The sun is by far the most important source of energy for all living things on earth. Humans and plants alike draw energy from the sun, and its power to give life, light, and energy to all living things shows up in so many of the world’s cultures and religions. So it’s no surprise that solar symbolism and iconography is all around us. These solar symbols often take a human shape. How many times have you seen a sun symbol with a face? If you hang out here, we’re guessing you’ve seen that a lot! In fact, my logo, and the Ida, Ayo, and Emuna mirrors (just to name a few) were all inspired by the human-nature connection that is made possible by the sun.
As humans, we have an innate tendency to give human characteristics to things we love, we identify with, and things we want in integrate into our lives. It’s our way of making that thing closer to us. The tradition of anthropomorphizing (giving human attributes to non-human things) the sun has been a tradition in many cultures all throughout the world for centuries (millennia?), some examples include coins with sun faces that were found from the Artuqids of Mardin (a Turkman dynasty) from the 1200’s, the Aztec and their depictions of their sun deity on the Sun Stone (from 1500’s), and in the high medieval period the sun-faces appeared in Europe and became popular during the Renaissance period, and the solar symbolism party keeps on keepin’ on!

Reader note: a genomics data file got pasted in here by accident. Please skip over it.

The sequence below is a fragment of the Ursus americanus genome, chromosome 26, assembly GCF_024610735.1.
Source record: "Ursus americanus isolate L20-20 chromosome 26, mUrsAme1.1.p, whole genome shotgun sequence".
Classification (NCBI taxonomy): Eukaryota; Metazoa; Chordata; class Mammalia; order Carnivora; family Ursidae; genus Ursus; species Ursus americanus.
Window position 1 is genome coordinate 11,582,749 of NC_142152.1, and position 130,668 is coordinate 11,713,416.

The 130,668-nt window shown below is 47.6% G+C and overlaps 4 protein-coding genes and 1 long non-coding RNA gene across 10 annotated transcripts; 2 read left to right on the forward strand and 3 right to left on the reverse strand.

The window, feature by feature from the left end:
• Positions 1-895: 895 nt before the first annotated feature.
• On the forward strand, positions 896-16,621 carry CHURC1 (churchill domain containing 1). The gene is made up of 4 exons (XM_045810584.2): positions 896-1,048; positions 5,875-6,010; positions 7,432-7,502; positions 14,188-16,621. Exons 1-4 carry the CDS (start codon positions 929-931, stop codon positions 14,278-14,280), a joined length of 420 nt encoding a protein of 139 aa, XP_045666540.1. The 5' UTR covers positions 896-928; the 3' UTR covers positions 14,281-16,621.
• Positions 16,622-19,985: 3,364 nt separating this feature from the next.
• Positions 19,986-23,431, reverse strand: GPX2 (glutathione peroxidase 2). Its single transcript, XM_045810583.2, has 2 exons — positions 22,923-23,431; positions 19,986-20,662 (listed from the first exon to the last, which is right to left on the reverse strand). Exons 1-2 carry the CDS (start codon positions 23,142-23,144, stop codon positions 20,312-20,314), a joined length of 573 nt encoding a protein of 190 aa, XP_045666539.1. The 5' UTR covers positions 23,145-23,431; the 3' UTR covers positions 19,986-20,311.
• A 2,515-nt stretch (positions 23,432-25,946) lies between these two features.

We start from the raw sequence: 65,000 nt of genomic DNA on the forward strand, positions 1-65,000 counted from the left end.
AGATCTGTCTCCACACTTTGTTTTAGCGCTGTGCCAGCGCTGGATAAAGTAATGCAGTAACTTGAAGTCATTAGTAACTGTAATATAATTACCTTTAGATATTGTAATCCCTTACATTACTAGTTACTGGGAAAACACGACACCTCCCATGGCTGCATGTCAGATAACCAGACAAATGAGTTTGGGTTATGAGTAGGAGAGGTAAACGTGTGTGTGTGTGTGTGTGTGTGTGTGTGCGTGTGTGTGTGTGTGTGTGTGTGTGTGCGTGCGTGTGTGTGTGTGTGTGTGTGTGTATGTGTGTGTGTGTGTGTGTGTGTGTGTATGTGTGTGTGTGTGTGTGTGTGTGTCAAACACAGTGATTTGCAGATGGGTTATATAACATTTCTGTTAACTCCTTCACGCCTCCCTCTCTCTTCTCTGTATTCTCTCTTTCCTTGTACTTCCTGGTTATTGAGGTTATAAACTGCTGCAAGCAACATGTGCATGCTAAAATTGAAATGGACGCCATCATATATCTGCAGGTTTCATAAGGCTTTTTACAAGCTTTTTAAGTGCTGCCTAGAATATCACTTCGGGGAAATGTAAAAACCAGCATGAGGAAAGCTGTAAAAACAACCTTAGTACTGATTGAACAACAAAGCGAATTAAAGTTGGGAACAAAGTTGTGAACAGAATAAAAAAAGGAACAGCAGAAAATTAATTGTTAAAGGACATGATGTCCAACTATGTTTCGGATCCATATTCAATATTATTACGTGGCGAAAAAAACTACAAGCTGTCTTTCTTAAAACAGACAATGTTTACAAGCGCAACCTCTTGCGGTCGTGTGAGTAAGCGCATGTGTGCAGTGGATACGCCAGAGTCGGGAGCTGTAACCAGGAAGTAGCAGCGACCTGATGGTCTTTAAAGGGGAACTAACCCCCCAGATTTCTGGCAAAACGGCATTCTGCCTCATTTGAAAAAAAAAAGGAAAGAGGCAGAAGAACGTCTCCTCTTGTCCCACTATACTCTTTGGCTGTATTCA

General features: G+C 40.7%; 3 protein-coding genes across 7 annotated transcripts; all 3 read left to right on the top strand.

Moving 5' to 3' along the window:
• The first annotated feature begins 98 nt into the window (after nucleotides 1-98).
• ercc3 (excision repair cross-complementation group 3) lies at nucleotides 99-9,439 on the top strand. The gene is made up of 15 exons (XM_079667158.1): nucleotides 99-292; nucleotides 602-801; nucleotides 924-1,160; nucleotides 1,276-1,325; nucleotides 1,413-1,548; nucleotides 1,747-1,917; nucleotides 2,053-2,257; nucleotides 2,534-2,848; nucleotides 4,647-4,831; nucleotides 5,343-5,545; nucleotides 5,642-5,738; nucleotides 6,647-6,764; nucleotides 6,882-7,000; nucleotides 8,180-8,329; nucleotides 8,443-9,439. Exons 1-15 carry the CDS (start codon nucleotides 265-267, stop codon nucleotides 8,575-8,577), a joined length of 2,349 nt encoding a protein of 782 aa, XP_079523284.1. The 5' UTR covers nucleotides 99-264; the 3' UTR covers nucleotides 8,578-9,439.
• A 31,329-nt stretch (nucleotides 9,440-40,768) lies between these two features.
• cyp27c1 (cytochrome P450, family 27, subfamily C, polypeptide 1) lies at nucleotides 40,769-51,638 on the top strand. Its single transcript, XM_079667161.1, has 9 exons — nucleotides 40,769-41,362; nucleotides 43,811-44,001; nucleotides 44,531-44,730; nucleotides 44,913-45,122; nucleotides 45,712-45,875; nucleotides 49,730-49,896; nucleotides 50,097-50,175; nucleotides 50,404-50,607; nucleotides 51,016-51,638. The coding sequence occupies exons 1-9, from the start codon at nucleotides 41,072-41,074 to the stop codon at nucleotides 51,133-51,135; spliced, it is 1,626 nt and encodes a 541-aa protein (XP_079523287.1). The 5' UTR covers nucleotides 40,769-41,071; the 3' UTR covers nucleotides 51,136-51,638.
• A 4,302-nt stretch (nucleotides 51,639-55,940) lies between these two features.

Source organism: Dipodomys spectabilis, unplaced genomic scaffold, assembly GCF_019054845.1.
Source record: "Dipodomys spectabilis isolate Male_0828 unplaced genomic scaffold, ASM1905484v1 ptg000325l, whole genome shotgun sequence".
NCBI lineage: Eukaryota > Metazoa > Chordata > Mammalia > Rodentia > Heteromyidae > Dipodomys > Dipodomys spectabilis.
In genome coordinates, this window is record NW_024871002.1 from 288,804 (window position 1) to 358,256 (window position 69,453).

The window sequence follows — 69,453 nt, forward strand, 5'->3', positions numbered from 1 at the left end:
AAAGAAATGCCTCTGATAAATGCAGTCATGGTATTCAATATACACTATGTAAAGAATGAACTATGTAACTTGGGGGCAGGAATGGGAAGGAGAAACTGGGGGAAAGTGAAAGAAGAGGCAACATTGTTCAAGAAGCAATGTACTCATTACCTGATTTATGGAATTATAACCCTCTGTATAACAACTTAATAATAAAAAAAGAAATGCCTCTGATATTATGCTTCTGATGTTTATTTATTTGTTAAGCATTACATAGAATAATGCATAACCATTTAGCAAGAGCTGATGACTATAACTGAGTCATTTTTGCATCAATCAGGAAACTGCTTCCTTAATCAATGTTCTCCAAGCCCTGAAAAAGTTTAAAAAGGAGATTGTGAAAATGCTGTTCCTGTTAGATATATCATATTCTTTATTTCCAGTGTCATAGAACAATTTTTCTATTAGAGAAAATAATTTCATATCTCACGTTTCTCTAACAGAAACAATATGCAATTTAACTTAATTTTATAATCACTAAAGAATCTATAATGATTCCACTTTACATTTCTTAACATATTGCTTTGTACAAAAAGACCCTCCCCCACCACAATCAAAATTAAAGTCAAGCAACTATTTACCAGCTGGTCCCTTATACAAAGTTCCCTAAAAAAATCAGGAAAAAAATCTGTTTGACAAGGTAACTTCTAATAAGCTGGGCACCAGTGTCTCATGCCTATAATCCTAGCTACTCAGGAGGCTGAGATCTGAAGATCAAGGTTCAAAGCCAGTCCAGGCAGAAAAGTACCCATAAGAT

We love using sun symbolism in rooms that could benefit from an infusion of solar energy. For example, if your bedroom doesn’t get much light and you find it hard to wake up in the mornings, try putting a sunny piece of art on the wall. While it doesn’t actually bring in more light (unless it is highly reflective) it definitely helps “brighten” the space up because we associate the sun (and any symbols representing the sun) with warmth, light, and well-being.
- “Nudes” Figurative Watercolor Painting by George Daniell
- Mid Century Modern Arthur Umanoff Swivel Barstools – a Pair
- Monumental Mid-Century Ceramic Sun Lamp
- Alexander Calder “Red Sun” Lithograph
- Bobo Sun Mask
- Mid-Century Modern Paul Bellardo Style Sun Face Sculpture
- Pair of Brass Sun Candleholders
- Vintage Fornasetti Sun Print
- Wenzel Pottery Sun